I should also mention that the QR mechanism has a built-in safety mechanism that prevent accidental release of the aerobars. Even if the quick-release lever is completely open, the aerobars cannot detach from the handlebar clamp until you intentionally release the secondary retention device.
Hope that helps – I’ll let Ray weigh in if he has anything to add/dispute.
I’d agree with what Stephen said. It’s identical to a bike skewer in that respect. I continue to be impressed by how solid it is.
I’m looking forward to your thoughts of the redshift aero system. I’ve just received mine and I’m quite happy so far. Should be able to put off buying a tri bike for another year now.
Domestic House of Pancakes?
Hey Ray, glad you’re fully recovered after the Stingray incident. (link to youtube.com) Cant get this TV theme tune out of my head since reading about it!
I was wandering if you had any further thoughts on the Mio Link? Ive had mine for a few weeks. Unfortunately i’ve given up on it. At best it was a random number generator, at worst it failed to generate any numbers. Trying to send it back/exchange it but Mio have gone very silent with their email customer support. Seriously disappointing 🙁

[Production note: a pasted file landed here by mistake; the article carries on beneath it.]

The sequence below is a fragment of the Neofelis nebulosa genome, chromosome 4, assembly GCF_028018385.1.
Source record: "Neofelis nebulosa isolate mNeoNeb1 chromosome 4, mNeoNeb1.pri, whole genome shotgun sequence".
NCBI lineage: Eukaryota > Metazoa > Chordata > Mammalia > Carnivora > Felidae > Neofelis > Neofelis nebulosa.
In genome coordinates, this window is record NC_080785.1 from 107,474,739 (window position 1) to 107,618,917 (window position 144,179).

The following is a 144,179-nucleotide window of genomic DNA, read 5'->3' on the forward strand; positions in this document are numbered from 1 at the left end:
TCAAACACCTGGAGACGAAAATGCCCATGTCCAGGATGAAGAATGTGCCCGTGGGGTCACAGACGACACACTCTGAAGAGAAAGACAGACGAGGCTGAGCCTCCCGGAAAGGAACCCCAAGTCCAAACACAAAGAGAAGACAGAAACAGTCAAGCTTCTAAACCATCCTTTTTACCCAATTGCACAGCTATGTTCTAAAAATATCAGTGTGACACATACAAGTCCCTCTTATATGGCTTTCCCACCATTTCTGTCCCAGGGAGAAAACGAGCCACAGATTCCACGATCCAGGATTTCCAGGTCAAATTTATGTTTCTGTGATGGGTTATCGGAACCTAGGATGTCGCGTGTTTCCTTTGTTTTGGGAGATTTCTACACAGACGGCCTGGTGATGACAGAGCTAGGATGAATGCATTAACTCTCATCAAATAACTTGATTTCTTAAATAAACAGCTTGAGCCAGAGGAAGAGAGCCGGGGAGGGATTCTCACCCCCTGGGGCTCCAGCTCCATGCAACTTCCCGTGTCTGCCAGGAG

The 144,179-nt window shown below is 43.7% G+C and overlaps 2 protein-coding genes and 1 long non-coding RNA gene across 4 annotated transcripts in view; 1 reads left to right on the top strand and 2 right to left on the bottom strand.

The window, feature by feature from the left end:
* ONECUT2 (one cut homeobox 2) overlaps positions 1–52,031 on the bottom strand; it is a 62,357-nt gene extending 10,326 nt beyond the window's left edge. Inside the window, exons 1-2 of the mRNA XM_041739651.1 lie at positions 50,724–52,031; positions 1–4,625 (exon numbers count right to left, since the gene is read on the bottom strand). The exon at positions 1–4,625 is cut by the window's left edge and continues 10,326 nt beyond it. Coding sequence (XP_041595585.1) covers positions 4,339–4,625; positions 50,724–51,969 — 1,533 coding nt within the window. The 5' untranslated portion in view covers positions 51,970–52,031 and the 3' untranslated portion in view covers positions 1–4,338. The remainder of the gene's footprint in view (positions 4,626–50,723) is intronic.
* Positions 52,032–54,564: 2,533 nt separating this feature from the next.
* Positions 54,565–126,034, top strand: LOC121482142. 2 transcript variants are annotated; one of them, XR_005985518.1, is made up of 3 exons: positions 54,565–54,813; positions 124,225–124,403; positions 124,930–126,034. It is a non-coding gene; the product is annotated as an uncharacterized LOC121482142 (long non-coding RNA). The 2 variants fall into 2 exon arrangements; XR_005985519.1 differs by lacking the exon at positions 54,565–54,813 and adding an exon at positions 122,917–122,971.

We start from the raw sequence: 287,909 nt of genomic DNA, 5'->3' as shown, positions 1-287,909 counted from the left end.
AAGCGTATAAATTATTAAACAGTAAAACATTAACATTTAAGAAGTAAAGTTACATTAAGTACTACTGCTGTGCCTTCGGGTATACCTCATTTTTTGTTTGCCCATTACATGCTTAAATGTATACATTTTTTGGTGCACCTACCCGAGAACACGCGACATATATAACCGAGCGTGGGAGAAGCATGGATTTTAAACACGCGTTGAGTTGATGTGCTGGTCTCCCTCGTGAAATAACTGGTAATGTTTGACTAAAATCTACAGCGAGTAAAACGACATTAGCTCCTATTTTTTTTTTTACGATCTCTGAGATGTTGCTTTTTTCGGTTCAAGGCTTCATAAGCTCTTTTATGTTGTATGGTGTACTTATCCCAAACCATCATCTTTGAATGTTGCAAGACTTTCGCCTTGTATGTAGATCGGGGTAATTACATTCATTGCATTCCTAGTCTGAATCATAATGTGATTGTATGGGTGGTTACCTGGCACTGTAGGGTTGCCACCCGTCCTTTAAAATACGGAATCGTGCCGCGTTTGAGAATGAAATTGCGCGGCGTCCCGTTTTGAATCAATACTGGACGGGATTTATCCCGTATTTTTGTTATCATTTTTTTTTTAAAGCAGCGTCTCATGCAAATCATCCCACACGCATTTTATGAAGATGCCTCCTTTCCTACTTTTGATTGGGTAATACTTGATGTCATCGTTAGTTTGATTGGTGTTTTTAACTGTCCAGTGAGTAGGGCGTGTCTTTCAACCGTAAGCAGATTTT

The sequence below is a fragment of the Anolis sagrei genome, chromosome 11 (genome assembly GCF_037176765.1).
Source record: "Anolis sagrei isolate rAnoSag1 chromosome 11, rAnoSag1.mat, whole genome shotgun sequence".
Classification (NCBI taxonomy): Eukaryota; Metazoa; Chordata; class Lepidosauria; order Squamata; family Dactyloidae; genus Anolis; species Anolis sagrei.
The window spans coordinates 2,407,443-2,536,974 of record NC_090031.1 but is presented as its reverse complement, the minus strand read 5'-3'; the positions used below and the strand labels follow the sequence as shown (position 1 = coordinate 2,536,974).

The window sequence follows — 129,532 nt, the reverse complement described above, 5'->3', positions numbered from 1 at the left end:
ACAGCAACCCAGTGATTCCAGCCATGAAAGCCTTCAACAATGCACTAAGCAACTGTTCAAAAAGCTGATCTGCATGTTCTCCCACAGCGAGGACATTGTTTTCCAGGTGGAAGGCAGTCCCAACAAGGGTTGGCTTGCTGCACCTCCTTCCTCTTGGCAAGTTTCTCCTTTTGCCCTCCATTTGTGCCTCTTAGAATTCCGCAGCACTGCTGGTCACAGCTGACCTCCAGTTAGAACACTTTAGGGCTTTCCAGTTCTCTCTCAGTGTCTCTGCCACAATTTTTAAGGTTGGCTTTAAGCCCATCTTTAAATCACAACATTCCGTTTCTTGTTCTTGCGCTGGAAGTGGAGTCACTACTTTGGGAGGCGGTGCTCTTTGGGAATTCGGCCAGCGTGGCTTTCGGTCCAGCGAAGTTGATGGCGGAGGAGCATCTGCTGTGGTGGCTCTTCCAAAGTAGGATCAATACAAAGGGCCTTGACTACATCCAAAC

I’m having mixed luck (at best) with the production units. A firmware update sounds to be on the way to address some issues. The Mio folks are responding daily in the ‘First look’ post I have. If you haven’t heard back from them, I might send again, since they sound like they’ve been pretty active with responding to requests.
Wish I had a better answer as to why things went from ‘perfect’ on the pre-prod units to ‘broke’ on the prod units.
Ah ha. Sorry, hadnt thought of going back to the original post. Thank goodness I’m not alone in my unit being useless. Was starting to think i might be going mad. Will start emailing Mio on a daily basis. Perhaps one day they will reply!
I will be returning my Mio Link also. The only way I have gotten it to work consistently is by positioning the sensor directly on my radius bone. Even then there have been several times where HR was way off shortly after I started a run and I had to stop and readjust it. I have a Tickr Run arriving on Friday. Hopefully, it will be a good replacement. Mio customer service is a far cry from Wahoo customer service. I had preordered a Mio Link from their store, but cancelled when I found out Amazon had them in stock. It took over a week of several e-mails and phone calls requesting cancellation and refund before I got a response. I had a couple of issues with the Wahoo App and my Tickr Run order and Wahoo got back quickly each time.
Hiya from Adelaide,
I notice Scosche have now removed the ‘available in a few weeks’ reference from the Rhythm+ page; they’re starting to look like clowns on this. Do you happen to know what the deal is?
Hmm, I thought they were 2nd week of May. I’ll find out.
Though, do keep in mind that unless you have a pre-order, most of the times the availability date shown on a site is for new orders.
You didn’t happen to be anywhere near Bridgend did you – I saw someone who looked an awful lot like you entering my office as I was leaving it yesterday?